04:05
Bud Yorkin on working with Redd Foxx on Sanford and Son
04:14
Rita Riggs on designing costumes for Sanford & Son, and on the challenges of designing for Redd Foxx as "Fred Sanford"
09:27
Jack Shea on the cast of and production on Sanford and Son
07:31
Garry Shandling on writing a spec, and eventually three episodes of Sanford and Son
02:48
Who talked about this show

Bruce Bilson

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Bruce Bilson on single camera verses multi-camera and being fired from Sanford and Son
05:01

Reuben Cannon

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Reuben Cannon on casting for Ironside, Emergency!, The Rockford Files, Baretta, and Sanford and Son
08:44

Hal Cooper

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Hal Cooper on directing Sanford and Son
01:50

Charles Dubin

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Charles S. Dubin on directing The New People, Room 222, Of Men and Women, Sanford and Son, and The 10th Level
03:25

Lewis Gomavitz

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Lewis Gomavitz on becoming a prop master for Sanford and Son
05:01
Lewis Gomavitz on his duties as prop master on Sanford and Son
01:38
Lewis Gomavitz on the cast of Sanford and Son including Redd Foxx
01:28
Lewis Gomavitz on directing episodes of Sanford and Son
02:22

Jonathan Harris

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Jonathan Harris on guest-starring on Sanford and Son, and on his friendship with Redd Foxx
03:29

Quincy Jones

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Quincy Jones on composing the theme for Sanford & Son
04:05

Norman Lear

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Norman Lear on how he got CBS to buy Sanford and Son with Redd Foxx, and on casting Demond Wilson
06:22

Pat Morita

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Pat Morita on his longtime friendship with Redd Foxx; and on appearing as a regular on Sanford and Son
15:12

Michael Moye

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Michael Moye on writing an episode of Sanford and Son
04:59

Bernie Orenstein

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Bernie Orenstein on producing Sanford and Son with Saul Turteltaub and working with Redd Foxx
03:51
Bernie Orenstein on hiring writers on Sanford and Son and working with the cast
01:50
Bernie Orenstein on the dynamic between Redd Foxx and Demond Wilson as "Fred Sanford" and "Lamont Sanford" on Sanford and Son
03:05
Bernie Orenstein on issues with Standards and Practices on Sanford and Son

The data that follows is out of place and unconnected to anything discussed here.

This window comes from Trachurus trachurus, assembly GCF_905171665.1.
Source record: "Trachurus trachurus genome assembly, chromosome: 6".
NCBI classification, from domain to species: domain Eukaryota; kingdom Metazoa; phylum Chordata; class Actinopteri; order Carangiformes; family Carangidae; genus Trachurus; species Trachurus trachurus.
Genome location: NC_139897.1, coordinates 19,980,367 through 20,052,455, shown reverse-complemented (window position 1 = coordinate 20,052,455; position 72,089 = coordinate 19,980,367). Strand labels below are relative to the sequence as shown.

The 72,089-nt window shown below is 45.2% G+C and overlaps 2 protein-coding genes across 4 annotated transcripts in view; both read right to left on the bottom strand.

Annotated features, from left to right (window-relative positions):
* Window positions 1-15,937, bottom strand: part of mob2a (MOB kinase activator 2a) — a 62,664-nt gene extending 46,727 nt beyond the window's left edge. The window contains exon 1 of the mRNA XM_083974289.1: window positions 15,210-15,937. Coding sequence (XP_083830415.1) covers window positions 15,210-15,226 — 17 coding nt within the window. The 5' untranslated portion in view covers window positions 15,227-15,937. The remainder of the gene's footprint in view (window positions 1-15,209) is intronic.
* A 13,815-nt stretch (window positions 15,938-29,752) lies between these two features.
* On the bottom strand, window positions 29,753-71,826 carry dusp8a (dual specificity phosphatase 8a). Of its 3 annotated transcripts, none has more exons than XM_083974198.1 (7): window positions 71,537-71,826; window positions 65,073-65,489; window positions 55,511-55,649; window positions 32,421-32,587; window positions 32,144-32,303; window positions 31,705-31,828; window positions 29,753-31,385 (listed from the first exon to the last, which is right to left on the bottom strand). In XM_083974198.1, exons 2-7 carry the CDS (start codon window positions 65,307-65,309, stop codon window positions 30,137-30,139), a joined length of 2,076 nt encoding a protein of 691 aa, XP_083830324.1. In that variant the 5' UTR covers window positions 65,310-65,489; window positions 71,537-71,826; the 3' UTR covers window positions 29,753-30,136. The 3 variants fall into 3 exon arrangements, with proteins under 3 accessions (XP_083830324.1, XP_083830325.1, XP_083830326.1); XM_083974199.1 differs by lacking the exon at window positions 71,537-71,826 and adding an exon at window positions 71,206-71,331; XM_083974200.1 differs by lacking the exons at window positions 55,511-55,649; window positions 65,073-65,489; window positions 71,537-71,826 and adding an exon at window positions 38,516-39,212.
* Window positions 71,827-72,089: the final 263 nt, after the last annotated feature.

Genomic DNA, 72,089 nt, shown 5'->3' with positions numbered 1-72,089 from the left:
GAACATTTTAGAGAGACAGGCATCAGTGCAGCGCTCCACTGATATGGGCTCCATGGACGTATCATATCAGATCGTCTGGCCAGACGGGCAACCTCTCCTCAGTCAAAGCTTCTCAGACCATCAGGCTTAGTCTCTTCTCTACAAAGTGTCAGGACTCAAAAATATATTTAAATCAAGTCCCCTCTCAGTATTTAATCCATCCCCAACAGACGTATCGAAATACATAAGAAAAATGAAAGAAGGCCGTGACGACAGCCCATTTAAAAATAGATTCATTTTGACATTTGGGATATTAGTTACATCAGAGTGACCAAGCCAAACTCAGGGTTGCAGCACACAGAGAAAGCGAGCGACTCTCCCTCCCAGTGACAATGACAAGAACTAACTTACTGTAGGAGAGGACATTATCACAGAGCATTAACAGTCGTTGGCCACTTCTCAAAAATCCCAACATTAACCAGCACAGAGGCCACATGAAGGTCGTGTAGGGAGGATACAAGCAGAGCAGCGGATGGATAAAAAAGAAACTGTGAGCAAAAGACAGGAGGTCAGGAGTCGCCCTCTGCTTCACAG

00:43
Bernie Orenstein on the Sanford and Son episodes, "Steinberg and Son" and "Fred Meets Redd" and working with Redd Foxx
04:15
Bernie Orenstein on why he thinks Sanford and Son was so successful (his answer: Redd Foxx) and Foxx's input on the show's scripts
00:58
Bernie Orenstein on why Sanford and Son ended
00:47
Bernie Orenstein on the legacy of Sanford and Son
01:02

Roscoe Orman

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Roscoe Orman on his role on Sanford and Son
00:43

Marian Rees

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Marian Rees on working on Sanford and Son
03:57
Marian Rees on the casting of Sanford and Son
02:07
Marian Rees on selling Sanford and Son to the networks
03:51

Della Reese

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Della Reese on appearing as herself on Sanford and Son with Redd Foxx
02:13

Hank Rieger

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Hank Rieger on publicity for Sanford and Son and working with Redd Foxx
01:52

Rita Riggs

View Interview
Rita Riggs on designing costumes for Sanford & Son, and on the challenges of designing for Redd Foxx as "Fred Sanford"
09:27

Aaron Ruben

View Interview
Aaron Ruben on how he came to work on Sanford & Son with Norman Lear; how he suggested the main characters be Black but the network wanted an Italian
03:58
Aaron Ruben on the difficulty of finding actors for Sanford & Son ; how Redd Foxx came to be cast
05:49
Aaron Ruben on producing Sanford & Son and working with the cast and crew
09:46

Garry Shandling

View Interview
Garry Shandling on writing a spec, and eventually three episodes of Sanford and Son
02:48
Garry Shandling on the scripts he wrote for Sanford and Son
03:27

Jack Shea

View Interview
Jack Shea on the audience reaction to Redd Foxx (and some of his off-screen antics) on Sanford and Son
01:16
Jack Shea on directing Sanford and Son; on the show's producers, premise and working with Redd Foxx
06:17
Jack Shea on diversity on television and taboo topics during the era of Sanford and Son
01:53
Jack Shea on the cast of and production on Sanford and Son
07:31

Nick Stewart

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Nick Stewart on Sanford and Son
02:45

Saul Turteltaub

View Interview
Saul Turteltaub on Norman Lear asking him and his partner Bernie Orenstein to produce Sanford and Son and Redd Foxx almost not coming back to the show for its third season
04:10
Saul Turteltaub on working with Redd Foxx on Sanford and Son
01:38
Saul Turteltaub on the end of Sanford and Son, which was the result of ABC poaching Redd Foxx
00:43
Saul Turteltaub on the Sanford and Son writers room
03:38
Saul Turteltaub on the popularity of Sanford and Son, which he attributes to Redd Foxx
01:11
Saul Turteltaub on the Sanford and Son episode, "Steinberg and Son"
00:55
Saul Turteltaub on the ensemble cast of Sanford and Son
02:43
Saul Turteltaub on Redd Foxx's input (or lack thereof) on Sanford and Son scripts
00:41
Saul Turteltaub on the legacy of Sanford and Son
00:59
Saul Turteltaub on producers Norman Lear and Bud Yorkin being hands-off on the production of Sanford and Son
01:32
Saul Turteltaub on the Sanford and Son spin-offs, The Sanford Arms and Grady
02:11

Bud Yorkin

View Interview
Bud Yorkin on developing and casting Sanford and Son
04:51
Bud Yorkin on working with Redd Foxx on Sanford and Son
04:14